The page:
Even the largest developers face challenges. Shares of Electronic Arts, with more than $3 billion in sales, plummeted 25 percent after it announced that in the quarter that ended in March, sales fell 8 percent, while net income dropped to $8 million, from $90 million during the same period in 2004.

"Development costs are up and revenues down as people prepare to transition" to the new hardware platforms, Brown said.

All that hard work will not be immediately apparent. "Suddenly you say to developers, 'Here's a whole new set of hardware you must develop for,'" said Ankarino Lara, director of GameSpot, a Web site for game enthusiasts. "It will take years to maximize a console's capabilities."

As with feature films, slick special effects and cutting-edge graphics will mean little if the game itself is not compelling. HDTV just raises the bar, providing a higher base level for competition.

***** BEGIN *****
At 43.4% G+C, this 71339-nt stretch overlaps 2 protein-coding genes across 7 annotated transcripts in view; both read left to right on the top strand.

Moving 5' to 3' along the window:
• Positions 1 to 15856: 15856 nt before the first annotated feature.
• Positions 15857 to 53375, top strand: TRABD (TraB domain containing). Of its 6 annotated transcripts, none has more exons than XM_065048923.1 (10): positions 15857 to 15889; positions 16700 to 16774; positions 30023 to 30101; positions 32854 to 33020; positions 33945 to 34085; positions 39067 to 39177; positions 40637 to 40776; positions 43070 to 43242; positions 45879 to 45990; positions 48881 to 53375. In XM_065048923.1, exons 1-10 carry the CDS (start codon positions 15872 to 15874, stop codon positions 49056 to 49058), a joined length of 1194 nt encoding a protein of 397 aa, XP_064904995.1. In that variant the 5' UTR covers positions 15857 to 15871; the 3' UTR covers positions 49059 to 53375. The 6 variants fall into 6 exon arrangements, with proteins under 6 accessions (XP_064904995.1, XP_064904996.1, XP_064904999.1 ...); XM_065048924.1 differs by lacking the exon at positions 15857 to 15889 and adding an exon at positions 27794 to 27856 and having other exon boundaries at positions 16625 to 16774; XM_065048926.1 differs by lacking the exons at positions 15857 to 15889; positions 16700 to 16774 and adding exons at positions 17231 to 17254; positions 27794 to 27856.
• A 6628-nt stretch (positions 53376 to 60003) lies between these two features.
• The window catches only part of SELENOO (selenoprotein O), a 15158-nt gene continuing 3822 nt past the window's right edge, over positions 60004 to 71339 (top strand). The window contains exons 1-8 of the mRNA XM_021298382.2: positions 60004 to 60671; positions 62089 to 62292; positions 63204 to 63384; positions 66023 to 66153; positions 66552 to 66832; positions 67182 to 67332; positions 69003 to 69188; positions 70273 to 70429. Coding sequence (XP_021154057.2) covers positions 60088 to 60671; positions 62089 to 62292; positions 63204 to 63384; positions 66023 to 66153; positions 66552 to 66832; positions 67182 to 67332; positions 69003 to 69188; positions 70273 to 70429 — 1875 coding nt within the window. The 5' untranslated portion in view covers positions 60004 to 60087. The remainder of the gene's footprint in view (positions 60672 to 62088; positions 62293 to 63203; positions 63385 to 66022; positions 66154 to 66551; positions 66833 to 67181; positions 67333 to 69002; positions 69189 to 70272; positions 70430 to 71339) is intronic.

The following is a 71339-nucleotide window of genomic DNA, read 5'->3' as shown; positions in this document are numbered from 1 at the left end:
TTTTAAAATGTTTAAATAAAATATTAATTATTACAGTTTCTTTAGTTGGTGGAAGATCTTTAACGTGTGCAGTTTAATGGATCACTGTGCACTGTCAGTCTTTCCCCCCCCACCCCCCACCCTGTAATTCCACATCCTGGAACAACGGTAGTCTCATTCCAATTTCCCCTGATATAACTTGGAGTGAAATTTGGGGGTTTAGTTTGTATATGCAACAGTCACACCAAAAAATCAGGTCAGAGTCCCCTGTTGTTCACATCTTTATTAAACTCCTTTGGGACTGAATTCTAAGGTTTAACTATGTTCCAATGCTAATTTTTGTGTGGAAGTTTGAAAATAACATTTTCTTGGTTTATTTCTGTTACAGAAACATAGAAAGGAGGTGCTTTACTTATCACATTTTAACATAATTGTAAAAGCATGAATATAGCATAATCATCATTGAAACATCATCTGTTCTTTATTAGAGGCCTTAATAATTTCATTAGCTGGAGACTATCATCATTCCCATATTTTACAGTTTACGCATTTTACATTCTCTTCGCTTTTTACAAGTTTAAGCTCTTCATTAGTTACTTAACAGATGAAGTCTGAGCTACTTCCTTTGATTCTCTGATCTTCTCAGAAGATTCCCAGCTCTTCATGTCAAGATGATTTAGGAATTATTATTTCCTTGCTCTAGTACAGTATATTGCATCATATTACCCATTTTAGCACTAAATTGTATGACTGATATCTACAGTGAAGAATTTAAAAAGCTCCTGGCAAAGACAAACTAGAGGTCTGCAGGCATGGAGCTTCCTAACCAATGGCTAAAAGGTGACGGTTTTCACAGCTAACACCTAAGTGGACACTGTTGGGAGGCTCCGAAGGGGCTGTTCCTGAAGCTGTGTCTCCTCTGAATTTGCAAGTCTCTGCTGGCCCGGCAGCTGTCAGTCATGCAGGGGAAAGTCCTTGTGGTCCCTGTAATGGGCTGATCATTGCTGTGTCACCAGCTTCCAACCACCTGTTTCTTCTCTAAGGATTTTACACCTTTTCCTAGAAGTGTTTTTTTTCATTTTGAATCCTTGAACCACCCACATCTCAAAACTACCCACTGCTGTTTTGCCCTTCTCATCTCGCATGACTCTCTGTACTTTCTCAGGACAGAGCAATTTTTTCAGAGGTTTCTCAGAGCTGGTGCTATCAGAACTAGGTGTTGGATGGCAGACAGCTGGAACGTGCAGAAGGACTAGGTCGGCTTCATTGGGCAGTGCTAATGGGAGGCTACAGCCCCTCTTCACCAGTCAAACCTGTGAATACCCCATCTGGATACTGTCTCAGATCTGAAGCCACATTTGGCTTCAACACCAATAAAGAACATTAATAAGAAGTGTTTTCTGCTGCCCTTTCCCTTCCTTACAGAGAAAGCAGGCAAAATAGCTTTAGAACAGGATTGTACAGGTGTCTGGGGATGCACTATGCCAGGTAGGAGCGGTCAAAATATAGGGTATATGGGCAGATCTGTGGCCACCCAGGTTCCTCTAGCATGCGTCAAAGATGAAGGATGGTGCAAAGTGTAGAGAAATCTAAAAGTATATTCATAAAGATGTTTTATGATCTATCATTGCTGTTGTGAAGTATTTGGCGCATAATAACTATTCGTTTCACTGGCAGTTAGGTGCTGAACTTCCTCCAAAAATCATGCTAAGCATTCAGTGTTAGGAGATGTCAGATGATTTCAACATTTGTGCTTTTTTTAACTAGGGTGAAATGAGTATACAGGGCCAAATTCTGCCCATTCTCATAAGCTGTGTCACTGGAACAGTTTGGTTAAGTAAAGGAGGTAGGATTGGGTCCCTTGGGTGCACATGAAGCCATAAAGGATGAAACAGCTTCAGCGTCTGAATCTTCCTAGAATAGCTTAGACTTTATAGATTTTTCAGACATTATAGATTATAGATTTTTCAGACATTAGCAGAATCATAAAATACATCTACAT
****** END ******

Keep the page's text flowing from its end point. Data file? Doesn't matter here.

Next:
Relying solely on wide-screen, high-definition images to sell a title creates "empty visual calories," said Glenn Entis, a vice president and the chief visual officer for Electronic Arts. "We're looking for an emotional impact." The company wants to create characters "that feel like there's a mind" inside, he said.

The company's first games for the new consoles will include "FIFA Soccer '06," "Madden NFL '06," "NBA Live '06," "Need for Speed Most Wanted," "Tiger Woods PGA Tour '06" and "The Godfather." It did not specify whether any would be exclusive to one console.

Electronic Arts will develop facial effects that mimic reality, such as darting, watery eyes, characters that react more fluidly to situations and hair that flows naturally. "Hair is such a communicator of style," Entis said. "In the past it was laughable. It looked like a helmet."